Literature is full of stories of the hero embarking on a journey into lands and worlds previously unknown, uncharted and unconquered. Some of those heroes set out believing they are unconquerable, and experience trials and tribulations that take them to the brink of their will and capability, such as Homer’s Odysseus, some of their infallibility being knocked off them. Others set off on an adventure, ignorant of the world, following something within themselves, a calling, that they don’t understand. Parsifal, who had been protected from learning his kingly heritage by his mother, eventually had his true nature emerge and he had no choice but to follow where it took him.
Whatever the initial motive, the hero had to learn who they truly were, dig deep within themselves and manifest themselves as they never knew was possible. Some of their qualities were noble and inspiring. But heroes have flaws that almost certainly interfere with the clarity of purpose and ethics and morality of what they achieve. A necessary part of the hero’s journey is as much about conquering their inner world as it is about confronting significant external challenges. In the stories they eventually overcome all and manifest a new capacity from within themselves that enabled them to succeed, and which is often what they are then known for.
The hero is an archetypal energy we can all relate to and can draw on for power and inspiration as we engage in our own life and confront the challenges that are in our way. The question to hold as you meet your challenges is ‘What new role development do I call on from within myself to succeed here?’ So often life feels cyclic. “I have been here before”. It may be familiar but it is different and it will require something new to succeed, though it may be based on familiar qualities of yourself. Life is not a circle, rather it is a helix (shaped like a spring), and when we encounter something again, we are a little further forward. We are either needing to truly learn the lesson we did not master previously, or to expand our role repertoire to achieve something more significant. And, as with the journey of the hero, you will be required to dig deep and draw on courage and resilience to conquer, particularly in the internal part of your quest.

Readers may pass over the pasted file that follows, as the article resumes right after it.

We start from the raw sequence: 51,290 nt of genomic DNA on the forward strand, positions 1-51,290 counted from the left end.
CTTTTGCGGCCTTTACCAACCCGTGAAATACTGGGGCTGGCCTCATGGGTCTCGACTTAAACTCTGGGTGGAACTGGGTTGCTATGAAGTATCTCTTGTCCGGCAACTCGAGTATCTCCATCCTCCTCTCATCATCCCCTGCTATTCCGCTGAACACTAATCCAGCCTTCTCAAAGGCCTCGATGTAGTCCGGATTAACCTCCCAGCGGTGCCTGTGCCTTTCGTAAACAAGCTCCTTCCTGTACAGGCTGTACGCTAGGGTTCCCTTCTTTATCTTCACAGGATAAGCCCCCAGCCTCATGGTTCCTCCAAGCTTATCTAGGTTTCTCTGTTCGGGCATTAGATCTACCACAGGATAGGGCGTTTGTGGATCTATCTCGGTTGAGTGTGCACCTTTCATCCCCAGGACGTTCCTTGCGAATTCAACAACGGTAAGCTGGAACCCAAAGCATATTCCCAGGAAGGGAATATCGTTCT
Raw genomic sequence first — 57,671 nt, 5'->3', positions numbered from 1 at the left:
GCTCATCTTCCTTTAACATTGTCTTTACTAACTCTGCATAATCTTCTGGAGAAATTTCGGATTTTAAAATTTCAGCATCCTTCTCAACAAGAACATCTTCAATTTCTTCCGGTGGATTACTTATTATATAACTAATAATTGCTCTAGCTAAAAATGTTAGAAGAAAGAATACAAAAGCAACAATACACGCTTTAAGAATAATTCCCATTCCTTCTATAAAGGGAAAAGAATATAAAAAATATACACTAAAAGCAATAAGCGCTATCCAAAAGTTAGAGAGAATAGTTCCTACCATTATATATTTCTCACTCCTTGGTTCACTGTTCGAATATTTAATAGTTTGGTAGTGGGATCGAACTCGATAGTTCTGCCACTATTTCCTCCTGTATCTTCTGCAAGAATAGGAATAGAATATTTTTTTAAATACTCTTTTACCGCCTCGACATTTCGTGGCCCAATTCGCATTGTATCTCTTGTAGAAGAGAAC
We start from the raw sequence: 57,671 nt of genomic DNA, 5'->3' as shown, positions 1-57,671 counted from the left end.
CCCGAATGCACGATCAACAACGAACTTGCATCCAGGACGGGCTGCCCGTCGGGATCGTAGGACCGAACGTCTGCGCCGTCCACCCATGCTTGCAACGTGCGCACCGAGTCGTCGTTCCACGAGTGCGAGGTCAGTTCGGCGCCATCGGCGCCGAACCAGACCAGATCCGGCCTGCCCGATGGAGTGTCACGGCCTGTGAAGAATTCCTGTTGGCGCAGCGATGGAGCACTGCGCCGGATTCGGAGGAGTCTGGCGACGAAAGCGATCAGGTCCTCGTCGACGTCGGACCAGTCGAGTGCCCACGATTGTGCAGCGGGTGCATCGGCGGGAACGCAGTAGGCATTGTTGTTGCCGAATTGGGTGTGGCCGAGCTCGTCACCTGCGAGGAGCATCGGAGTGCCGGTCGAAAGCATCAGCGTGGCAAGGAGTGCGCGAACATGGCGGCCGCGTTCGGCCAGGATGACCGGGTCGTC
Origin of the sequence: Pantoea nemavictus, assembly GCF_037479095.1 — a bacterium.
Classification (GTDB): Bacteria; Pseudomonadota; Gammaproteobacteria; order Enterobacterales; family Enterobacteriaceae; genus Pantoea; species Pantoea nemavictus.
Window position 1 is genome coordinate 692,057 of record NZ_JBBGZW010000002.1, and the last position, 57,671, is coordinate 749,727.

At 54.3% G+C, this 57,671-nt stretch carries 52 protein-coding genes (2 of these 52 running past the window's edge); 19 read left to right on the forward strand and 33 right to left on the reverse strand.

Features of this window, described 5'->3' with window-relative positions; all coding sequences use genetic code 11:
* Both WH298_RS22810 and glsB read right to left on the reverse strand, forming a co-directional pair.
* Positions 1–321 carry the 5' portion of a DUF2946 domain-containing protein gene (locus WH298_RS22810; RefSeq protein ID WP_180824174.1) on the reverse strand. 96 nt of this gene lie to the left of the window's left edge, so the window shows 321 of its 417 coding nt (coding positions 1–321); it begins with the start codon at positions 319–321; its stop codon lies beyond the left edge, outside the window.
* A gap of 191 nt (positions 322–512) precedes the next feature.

One example of such a helix in my life relates to staying in my power in relationship with others. As a result of a teenage experience I spent some year’s shutdown against and avoiding any form of conflict. I would not engage with someone who wished to confront me, rightly or wrongly, about who I was and how I was behaving. My belief system was such that I presumed I was likely at fault. Not a particularly useful approach when attempting to lead. I then found myself in leadership positions, and I was either going to perish without any capacity to create a difference, and fail as a leader, or find a new way of being. Direct and open confrontation was one learning. Another was staying engaged in the conversation, remaining present. Yet another was to truly listen to the other party, parking my need to respond immediately, improving my capacity to comprehend the other person’s perspective. This has been true throughout my working career, and in my personal relationships. No two occasions has been the same, but the recognition of being somewhere familiar has been high, and also that I have more on offer and available from within myself. Now, I am often called in to help team’s work through conflict and strengthen their capability to work effectively together.
What are your developing lessons in life? Your themes? What has strengthened your capacity as you have brought more of yourself into a situation? Have you taken your own heroes journey and become better acquainted with yourself, both your strengths and your weaknesses? Do you love yourself and accept who you are, even your uncomfortable or ugly bits?